Wildlife officials in southwest Florida are trying to determine why nearly 100 false killer whales stranded themselves over the weekend in the Everglades National Park.
The U.S. Coast Guard first discovered the heartbreaking scene in Hog Key Saturday morning. As of late Monday, 82 of the 95 animals, which are a type of dolphin, have died. Thirteen are unaccounted for, the National Oceanic Atmospheric Administration Fisheries announced.
In the coming months biologists will try to determine why this happened by using samples collected during necropsy (non-human autopsy), the organization stated in a release.
At a press conference Monday, Blair Mase of NOAA Fisheries detailed the rescue efforts.
Once on scene, a response team attempted to herd some of the free swimming live whales into deeper water, however, they were ultimately unsuccessful with that effort, Mase said. The whales that were beached were scattered and spread out all along the shoreline and deeply embedded into the mangroves making response efforts extremely difficult.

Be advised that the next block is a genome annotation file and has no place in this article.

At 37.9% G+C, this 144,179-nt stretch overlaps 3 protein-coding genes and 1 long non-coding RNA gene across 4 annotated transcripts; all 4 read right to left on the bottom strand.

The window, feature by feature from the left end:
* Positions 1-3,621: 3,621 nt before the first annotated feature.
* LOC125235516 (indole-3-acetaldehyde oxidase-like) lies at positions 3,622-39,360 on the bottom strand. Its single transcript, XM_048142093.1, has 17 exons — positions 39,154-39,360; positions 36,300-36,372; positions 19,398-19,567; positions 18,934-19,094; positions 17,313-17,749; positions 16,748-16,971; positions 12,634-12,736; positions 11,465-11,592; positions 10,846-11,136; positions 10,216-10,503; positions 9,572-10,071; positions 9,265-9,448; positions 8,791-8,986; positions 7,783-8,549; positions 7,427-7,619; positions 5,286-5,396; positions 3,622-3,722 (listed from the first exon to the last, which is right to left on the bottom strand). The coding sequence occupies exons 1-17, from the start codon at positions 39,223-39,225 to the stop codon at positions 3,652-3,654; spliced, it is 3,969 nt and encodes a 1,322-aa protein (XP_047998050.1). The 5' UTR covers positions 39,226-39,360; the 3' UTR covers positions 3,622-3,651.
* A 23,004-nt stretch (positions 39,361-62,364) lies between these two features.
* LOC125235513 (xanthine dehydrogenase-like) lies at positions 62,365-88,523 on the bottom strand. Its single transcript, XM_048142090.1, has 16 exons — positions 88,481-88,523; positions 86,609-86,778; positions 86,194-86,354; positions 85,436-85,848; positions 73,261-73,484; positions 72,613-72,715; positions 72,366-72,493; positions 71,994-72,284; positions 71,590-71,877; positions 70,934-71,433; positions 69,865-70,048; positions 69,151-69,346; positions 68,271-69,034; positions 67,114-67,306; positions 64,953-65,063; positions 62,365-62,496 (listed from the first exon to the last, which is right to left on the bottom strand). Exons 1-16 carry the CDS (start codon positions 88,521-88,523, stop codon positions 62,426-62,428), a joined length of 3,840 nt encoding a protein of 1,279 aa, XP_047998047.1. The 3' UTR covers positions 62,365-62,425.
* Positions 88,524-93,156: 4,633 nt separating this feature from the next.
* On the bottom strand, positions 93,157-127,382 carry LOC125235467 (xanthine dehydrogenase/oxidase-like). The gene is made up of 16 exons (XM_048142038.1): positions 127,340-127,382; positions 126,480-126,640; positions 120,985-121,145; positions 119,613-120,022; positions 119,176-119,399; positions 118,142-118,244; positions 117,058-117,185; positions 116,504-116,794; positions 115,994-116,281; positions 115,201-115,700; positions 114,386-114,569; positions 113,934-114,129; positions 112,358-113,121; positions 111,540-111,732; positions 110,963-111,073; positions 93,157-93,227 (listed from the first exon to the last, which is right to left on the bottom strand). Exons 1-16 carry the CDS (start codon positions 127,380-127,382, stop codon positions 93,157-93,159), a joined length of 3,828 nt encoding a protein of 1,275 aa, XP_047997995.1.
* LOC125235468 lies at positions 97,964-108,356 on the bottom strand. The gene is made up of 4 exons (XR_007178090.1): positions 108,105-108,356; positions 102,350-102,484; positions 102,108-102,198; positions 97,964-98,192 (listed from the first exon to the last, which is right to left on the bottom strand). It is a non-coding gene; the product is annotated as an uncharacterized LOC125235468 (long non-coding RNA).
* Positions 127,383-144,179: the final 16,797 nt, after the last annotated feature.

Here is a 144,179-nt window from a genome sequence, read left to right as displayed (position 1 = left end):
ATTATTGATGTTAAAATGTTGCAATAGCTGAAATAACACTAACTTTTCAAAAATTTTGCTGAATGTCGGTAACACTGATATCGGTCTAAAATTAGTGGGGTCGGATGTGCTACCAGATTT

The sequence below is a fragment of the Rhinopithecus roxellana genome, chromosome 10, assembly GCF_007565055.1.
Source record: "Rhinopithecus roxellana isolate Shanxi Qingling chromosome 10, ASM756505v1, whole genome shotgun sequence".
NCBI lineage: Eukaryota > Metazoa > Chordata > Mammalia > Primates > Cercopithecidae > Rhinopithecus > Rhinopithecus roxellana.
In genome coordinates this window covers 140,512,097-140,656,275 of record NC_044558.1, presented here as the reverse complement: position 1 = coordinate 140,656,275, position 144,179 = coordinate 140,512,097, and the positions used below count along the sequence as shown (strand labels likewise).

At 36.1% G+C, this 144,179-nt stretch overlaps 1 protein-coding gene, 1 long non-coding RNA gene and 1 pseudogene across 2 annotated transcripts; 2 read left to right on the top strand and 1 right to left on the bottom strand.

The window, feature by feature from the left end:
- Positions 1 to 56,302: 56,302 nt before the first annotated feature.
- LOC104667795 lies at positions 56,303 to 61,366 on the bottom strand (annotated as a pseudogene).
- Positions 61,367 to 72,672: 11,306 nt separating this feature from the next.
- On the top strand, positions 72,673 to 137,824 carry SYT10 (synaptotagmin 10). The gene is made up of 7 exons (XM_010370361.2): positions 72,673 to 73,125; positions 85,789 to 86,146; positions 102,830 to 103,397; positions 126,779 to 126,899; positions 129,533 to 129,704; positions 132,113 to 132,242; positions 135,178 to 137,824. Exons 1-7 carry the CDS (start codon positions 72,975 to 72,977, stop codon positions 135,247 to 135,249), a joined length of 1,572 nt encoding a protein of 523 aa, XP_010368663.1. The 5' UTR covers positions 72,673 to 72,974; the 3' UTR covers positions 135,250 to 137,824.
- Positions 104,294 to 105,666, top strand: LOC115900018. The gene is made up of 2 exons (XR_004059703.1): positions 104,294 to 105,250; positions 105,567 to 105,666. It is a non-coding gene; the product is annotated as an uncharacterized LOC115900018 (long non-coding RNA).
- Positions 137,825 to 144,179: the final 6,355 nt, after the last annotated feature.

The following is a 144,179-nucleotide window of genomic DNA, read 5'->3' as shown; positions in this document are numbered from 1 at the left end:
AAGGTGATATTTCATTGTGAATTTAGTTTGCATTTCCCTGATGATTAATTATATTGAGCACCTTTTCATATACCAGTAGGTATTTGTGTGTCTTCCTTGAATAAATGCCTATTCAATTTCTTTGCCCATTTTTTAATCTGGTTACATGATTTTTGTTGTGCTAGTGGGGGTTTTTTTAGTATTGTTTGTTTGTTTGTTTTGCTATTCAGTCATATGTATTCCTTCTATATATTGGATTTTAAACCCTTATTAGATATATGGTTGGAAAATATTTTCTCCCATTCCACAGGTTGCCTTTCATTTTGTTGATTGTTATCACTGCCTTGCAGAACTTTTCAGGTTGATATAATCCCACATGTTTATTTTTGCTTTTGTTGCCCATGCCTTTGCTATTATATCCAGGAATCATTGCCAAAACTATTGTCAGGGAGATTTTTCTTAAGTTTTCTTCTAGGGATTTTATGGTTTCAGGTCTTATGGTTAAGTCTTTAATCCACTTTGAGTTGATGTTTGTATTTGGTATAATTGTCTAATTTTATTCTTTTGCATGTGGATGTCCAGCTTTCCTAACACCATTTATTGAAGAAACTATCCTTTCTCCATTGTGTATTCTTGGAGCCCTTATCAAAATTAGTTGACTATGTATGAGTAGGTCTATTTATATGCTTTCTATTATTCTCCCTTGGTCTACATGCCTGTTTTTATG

False killer whales, which can grow up to 20 feet in length, get their name from their resemblance to orcas. They are extremely social animals and form tight pods that are known to strand themselves, according to theNOAA Fisheries website.
This is only the third known false killer whale stranding in Florida, Mase said.
In 1986, 28 dolphins stranded themselves in Key West. Three years later, in 1989, another pod needed to be rescued near Tampa. Mass strandings of the species have also occurred in Australia and Argentina, Mase said.
False killer whales are listed as endangered under the Endangered Species Act.
Authorities have closed the surrounding area and are requesting no flyovers or boats for safety reasons.